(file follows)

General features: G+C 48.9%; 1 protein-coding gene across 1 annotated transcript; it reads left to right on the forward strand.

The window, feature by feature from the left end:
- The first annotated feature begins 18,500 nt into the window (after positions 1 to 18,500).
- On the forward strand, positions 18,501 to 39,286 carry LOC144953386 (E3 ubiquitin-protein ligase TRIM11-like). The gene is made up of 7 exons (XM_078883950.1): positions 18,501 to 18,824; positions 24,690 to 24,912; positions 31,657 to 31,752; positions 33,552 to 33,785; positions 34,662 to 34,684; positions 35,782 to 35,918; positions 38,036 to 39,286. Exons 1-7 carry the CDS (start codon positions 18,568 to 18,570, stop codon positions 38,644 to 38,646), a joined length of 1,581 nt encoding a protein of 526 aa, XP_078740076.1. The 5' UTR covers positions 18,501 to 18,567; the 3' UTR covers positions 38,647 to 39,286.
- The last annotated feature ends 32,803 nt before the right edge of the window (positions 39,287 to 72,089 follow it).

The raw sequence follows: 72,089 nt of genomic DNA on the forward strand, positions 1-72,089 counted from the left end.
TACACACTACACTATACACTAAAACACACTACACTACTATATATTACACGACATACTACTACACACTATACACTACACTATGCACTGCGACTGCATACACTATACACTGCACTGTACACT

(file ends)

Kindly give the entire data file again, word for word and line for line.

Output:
General features: G+C 48.9%; 1 protein-coding gene across 1 annotated transcript; it reads left to right on the forward strand.

The window, feature by feature from the left end:
- The first annotated feature begins 18,500 nt into the window (after positions 1 to 18,500).
- On the forward strand, positions 18,501 to 39,286 carry LOC144953386 (E3 ubiquitin-protein ligase TRIM11-like). The gene is made up of 7 exons (XM_078883950.1): positions 18,501 to 18,824; positions 24,690 to 24,912; positions 31,657 to 31,752; positions 33,552 to 33,785; positions 34,662 to 34,684; positions 35,782 to 35,918; positions 38,036 to 39,286. Exons 1-7 carry the CDS (start codon positions 18,568 to 18,570, stop codon positions 38,644 to 38,646), a joined length of 1,581 nt encoding a protein of 526 aa, XP_078740076.1. The 5' UTR covers positions 18,501 to 18,567; the 3' UTR covers positions 38,647 to 39,286.
- The last annotated feature ends 32,803 nt before the right edge of the window (positions 39,287 to 72,089 follow it).

The raw sequence follows: 72,089 nt of genomic DNA on the forward strand, positions 1-72,089 counted from the left end.
TACACACTACACTATACACTAAAACACACTACACTACTATATATTACACGACATACTACTACACACTATACACTACACTATGCACTGCGACTGCATACACTATACACTGCACTGTACACT